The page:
Ronald and Elizabeth Howard collection of George Corley Wallace materials
Scope and Contents
Biographical / Historical
Wallace began his political career shortly after returning to civilian life. In late 1945, he was appointed Assistant Attorney General of Alabama and in May, 1946, was elected to the State House of Representatives. As a delegate to the 1948 Democratic National Convention, he did not join the Southern walkout at the convention even though he opposed President Harry S. Truman's proposed civil rights program (which he considered an infringement of state's rights).
In 1953 he was elected Circuit Judge of the Third Judicial Circuit of Alabama where he was known as "the little fightin' judge," a reference to his college boxing days. In contrast to his later stance on segregation, he gained a reputation for fairness regardless of the race of the plaintiff.
In 1958, he was defeated by John Patterson in Alabama's Democratic gubernatorial election, which Wallace blamed on race. Patterson had run with the support of the Ku Klux Klan (an organization Wallace had spoken against) while Wallace had been endorsed by the NAACP. In the wake of this defeat, Wallace adopted a hard-line segregationist stance.
After this change in attitude, Wallace was elected governor in a landslide victory in November 1962. In his inaugural speech he first used the line for which he is probably best know, "In the name of the greatest people that have ever trod this earth... I say segregation now, segregation tomorrow, segregation forever." In June of 1963, he stood in the doorway of Foster Auditorium to prevent two African-American students from enrolling in the University of Alabama. This incident has since been known as the "Stand in the Schoolhouse Door."
Besides the segregation issues, Wallace's first term as governor was marked by innovations in Alabama economic development that several other states later adopted. He was the first Southern governor to travel to the northern and northeastern states to offer tax abatements and other incentives to companies willing to locate plants in Alabama. He also initiated a junior college system that is now statewide.
In Novemeber 1963, three days before the assassination of President John F. Kennedy, Wallace announced his intentions to challenge Kennedy for the Democratic Party's nomination as the 1964 presidential candidate in the general election. Although he won a third of the vote in the Democratic primaries in Wisconsin, Maryland and Indiana, it was not enough to win the nomination.
Term limits in the Albama Constitution limited Wallace to a single term as governor. Wallace had his wife, Lurleen, run for the office in 1966 as a surrogate candidate, similar to the 1924 run of Miriam Ferguson for the governorship of Texas on behalf of her husband James Ferguson, who had been impeached and was barred from running. Lurleen won the election but died in office in 1968, during her husband's second presidential campaign. Lieutenant Governor Albert Brewer succeeded Mrs. Wallace until Wallace ran again in 1970.
Almost immediately after defeating Brewer (the single term limit restriction had been changed by this time), Wallace began his second campaign for the United States presidency. He claimed he was no longer opposed to desegregation and that he had always been a moderate. Wallace's campaign went very well for the first four months. Then on May 15, 1972, he was shot four times by Arthur Bremer while campaigning in Laurel, Maryland. One of the bullets lodged in Wallace's spinal column, leaving him paralyzed from the waist down for the rest of his life. Bremer later asserted that the assassination attempt was motivated by a desire for fame and not for any political ideology. In fact he stated that President Nixon had been an earlier target.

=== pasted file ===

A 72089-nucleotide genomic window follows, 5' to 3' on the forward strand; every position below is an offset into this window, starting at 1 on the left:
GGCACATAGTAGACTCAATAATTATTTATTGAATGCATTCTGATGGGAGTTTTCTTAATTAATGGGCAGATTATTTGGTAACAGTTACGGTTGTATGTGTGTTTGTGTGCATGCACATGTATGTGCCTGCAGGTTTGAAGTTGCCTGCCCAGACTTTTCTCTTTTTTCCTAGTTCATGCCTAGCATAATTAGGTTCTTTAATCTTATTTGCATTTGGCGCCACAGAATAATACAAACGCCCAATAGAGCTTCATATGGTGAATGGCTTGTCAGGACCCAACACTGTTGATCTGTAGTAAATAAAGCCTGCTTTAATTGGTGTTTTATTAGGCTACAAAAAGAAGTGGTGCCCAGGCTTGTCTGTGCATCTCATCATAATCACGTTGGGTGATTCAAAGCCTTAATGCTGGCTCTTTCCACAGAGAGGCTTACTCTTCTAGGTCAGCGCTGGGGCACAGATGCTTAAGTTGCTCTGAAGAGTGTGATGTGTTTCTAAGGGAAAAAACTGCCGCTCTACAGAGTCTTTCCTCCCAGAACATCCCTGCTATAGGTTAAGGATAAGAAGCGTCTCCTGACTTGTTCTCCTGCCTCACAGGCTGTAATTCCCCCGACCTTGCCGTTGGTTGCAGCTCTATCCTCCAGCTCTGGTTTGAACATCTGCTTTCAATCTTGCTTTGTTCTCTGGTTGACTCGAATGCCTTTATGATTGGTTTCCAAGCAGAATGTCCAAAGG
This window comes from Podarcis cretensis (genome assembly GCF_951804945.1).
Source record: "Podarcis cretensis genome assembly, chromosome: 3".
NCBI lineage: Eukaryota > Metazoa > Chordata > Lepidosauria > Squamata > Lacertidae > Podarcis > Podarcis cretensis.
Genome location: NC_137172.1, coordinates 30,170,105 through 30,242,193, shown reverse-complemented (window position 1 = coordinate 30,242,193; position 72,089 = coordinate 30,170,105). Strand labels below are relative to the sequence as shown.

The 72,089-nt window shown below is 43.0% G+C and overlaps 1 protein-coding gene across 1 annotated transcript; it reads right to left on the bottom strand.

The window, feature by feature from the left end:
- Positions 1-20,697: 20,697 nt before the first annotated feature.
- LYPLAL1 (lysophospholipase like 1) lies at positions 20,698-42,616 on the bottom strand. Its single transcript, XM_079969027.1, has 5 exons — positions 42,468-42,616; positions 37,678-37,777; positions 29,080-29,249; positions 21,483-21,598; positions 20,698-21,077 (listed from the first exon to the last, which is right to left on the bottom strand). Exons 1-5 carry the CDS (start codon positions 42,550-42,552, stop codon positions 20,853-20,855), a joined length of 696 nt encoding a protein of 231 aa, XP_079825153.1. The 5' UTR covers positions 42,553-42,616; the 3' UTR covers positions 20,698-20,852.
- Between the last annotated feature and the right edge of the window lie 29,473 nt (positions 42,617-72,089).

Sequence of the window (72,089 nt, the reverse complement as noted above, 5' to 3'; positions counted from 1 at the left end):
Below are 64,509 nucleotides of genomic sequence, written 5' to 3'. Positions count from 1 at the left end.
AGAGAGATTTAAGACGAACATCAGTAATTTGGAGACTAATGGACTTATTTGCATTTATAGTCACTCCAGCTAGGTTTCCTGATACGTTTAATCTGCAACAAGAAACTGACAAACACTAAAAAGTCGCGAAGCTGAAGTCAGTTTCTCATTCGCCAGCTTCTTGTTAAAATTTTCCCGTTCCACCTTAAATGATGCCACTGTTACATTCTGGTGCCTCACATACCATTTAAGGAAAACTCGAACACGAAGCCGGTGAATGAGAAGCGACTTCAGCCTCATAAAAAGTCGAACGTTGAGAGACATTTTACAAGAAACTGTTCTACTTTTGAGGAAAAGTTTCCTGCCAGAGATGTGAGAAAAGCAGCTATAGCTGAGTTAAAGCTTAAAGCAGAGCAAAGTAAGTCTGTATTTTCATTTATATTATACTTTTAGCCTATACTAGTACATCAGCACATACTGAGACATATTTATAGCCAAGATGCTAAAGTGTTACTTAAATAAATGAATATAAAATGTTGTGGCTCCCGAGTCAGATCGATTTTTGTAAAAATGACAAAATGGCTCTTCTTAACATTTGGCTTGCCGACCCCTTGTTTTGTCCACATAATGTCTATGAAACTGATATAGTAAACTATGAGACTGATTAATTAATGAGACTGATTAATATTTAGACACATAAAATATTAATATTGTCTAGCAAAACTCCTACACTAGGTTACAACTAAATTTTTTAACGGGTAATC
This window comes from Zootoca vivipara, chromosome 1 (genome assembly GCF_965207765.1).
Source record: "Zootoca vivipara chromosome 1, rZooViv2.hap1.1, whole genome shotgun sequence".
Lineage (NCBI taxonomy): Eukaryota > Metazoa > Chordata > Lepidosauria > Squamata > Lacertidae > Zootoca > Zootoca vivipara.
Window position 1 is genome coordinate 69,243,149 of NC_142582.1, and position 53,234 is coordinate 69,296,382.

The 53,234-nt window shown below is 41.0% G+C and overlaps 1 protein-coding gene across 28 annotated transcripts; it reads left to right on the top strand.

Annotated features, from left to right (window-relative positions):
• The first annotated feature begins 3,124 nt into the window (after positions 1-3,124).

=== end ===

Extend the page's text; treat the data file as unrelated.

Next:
Wallace won four primaries after the assassination attempt, and later, from his wheelchair, spoke at the Democratic National Convention in Miami. He lost the nomination to George McGovern, who in turn was defeated by the Repulican imcumbent, Richard Nixon.
Wallace completed his term as governor and easily won the gubernatorial primary election in 1974. In 1975 he announced his third bid for the presidency, but was dogged by voters' concerns about his health. Jimmy Cater won the nomination and the general election.
Wallace became a born-again Christian and apologized to black civil rights leaders for his earlier segregationist views. His final term as governor saw a record number of African American appointments to government positions.
When Wallace left the governor's office he became something of a fixture at a Montgomery restaurant not far from the State Capitol. In constant pain, but surrounded by an entourage of old friends and well-wishers, he continued this ritual until a few weeks before his death due to septic shock from a bacterial infection on September 13, 1998. He had also suffered from Parkinson's disease and respiratory problems in addition to complications from his gun-shot spinal injury.
Wallace married Lurleen Burns of Tuscaloosa, Alabama in 1943; the couple had four children: Bobbi Jo (1944) Parsons, Peggy Sue (1950) Kennedy, George III (1951) and Janie Lee (1961) Dye. Lurleen died in Houston, Texas after losing a long and, for the most part, private battle against cancer on May 7, 1968. Wallace married Cornelia Ellis Snively in 1971; they were divorced in 1978. In 1981, Wallace married country music singer Lisa Taylor; they divorced in 1987.
0.4 Linear Feet (Includes campaign buttons, pins, bumper stickers, flyers, brochures, and a knit shirt)
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